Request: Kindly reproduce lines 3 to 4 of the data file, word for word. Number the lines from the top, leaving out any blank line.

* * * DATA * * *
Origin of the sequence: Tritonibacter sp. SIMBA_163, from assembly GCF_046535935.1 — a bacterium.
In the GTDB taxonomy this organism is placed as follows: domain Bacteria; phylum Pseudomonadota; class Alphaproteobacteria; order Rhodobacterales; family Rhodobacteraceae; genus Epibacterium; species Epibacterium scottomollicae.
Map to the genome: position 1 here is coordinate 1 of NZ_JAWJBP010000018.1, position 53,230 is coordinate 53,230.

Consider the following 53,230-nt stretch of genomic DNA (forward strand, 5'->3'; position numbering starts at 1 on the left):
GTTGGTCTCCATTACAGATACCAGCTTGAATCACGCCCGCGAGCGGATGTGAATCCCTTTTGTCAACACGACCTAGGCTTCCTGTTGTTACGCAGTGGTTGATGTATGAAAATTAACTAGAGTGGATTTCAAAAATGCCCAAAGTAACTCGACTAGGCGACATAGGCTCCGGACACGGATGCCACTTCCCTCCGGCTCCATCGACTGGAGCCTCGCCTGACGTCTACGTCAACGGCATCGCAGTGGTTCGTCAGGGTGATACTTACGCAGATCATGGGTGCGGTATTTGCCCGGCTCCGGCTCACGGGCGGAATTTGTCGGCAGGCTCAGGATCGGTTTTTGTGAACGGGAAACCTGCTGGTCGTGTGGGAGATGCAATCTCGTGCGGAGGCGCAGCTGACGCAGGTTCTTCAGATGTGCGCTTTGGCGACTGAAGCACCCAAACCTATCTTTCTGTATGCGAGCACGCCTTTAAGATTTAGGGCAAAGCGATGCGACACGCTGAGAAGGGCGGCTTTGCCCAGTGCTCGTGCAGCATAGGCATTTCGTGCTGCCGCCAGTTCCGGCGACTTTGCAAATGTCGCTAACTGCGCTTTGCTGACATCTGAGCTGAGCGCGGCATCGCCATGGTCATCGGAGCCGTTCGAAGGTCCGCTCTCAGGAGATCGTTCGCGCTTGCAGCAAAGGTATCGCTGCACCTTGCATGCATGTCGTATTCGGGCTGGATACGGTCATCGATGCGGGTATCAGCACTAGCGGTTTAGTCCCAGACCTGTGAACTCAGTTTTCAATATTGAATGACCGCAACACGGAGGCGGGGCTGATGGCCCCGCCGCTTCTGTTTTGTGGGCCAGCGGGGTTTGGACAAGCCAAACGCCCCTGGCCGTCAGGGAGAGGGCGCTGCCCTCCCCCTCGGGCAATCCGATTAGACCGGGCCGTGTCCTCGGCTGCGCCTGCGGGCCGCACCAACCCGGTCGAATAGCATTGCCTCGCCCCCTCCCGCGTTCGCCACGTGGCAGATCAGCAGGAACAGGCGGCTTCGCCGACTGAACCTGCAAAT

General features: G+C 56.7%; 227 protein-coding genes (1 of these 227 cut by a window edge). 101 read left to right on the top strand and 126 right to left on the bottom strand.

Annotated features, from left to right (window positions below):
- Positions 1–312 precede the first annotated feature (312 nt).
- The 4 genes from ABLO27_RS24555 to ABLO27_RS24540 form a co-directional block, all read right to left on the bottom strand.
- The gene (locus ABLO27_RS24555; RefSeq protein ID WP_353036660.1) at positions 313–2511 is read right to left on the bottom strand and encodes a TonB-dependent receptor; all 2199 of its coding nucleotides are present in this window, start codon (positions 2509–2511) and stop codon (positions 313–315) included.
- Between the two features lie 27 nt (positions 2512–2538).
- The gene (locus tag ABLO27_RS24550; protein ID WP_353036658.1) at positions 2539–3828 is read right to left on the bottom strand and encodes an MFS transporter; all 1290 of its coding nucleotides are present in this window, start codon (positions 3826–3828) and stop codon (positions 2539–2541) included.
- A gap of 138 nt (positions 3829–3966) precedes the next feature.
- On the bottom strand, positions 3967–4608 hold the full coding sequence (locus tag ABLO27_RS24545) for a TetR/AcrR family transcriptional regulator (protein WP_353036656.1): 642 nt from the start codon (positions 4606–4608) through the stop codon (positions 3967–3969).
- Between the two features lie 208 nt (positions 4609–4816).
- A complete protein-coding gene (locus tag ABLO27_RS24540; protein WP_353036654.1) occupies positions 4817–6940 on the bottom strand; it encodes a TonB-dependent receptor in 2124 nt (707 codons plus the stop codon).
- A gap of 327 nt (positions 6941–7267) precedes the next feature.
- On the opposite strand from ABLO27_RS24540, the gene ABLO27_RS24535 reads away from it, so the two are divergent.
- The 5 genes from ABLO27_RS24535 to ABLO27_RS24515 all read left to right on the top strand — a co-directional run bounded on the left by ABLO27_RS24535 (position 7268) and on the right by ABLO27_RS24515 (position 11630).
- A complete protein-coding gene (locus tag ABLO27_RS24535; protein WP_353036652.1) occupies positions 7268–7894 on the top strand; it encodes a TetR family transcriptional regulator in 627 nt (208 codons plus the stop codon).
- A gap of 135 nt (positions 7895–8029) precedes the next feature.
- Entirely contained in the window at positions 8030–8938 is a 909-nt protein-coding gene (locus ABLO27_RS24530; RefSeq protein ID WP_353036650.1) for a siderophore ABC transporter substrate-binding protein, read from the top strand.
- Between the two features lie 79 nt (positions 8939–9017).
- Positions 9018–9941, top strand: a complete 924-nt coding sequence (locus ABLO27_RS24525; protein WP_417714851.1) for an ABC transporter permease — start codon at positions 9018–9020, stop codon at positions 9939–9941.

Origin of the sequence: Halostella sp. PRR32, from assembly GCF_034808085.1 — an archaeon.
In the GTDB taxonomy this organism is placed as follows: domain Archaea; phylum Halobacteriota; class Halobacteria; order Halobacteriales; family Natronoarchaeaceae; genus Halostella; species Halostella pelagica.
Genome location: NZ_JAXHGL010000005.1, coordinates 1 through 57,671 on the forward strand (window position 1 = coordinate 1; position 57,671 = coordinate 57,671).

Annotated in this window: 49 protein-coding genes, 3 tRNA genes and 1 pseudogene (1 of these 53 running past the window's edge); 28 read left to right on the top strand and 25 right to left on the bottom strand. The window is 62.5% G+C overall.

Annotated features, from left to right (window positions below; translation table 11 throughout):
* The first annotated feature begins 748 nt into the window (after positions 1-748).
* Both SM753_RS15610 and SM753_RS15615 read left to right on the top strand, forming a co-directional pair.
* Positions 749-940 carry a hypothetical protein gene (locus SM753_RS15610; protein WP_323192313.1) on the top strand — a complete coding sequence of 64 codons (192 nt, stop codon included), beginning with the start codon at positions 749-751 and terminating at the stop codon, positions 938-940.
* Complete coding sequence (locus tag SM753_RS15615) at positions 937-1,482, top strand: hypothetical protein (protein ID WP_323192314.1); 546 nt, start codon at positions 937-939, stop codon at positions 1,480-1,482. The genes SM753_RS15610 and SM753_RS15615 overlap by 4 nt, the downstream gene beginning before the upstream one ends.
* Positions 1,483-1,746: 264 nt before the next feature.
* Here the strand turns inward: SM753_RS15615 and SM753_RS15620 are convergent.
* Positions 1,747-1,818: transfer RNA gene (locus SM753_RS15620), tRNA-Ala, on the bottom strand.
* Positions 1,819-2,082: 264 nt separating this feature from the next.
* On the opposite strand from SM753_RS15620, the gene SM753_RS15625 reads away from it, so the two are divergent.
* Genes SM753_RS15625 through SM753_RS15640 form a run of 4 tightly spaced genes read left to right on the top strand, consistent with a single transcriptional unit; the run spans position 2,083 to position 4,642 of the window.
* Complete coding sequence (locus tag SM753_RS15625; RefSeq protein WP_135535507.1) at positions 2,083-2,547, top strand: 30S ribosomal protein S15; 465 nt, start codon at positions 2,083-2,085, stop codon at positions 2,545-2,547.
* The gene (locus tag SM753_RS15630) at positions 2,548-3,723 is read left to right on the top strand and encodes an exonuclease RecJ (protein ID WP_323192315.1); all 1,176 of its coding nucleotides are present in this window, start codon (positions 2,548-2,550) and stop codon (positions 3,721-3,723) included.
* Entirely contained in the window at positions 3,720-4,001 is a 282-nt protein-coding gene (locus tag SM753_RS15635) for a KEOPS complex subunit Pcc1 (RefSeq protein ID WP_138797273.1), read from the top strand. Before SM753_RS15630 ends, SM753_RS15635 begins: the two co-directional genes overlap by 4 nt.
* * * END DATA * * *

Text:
Map to the genome: position 1 here is coordinate 1 of NZ_JAWJBP010000018.1, position 53,230 is coordinate 53,230.

Consider the following 53,230-nt stretch of genomic DNA (forward strand, 5'->3'; position numbering starts at 1 on the left):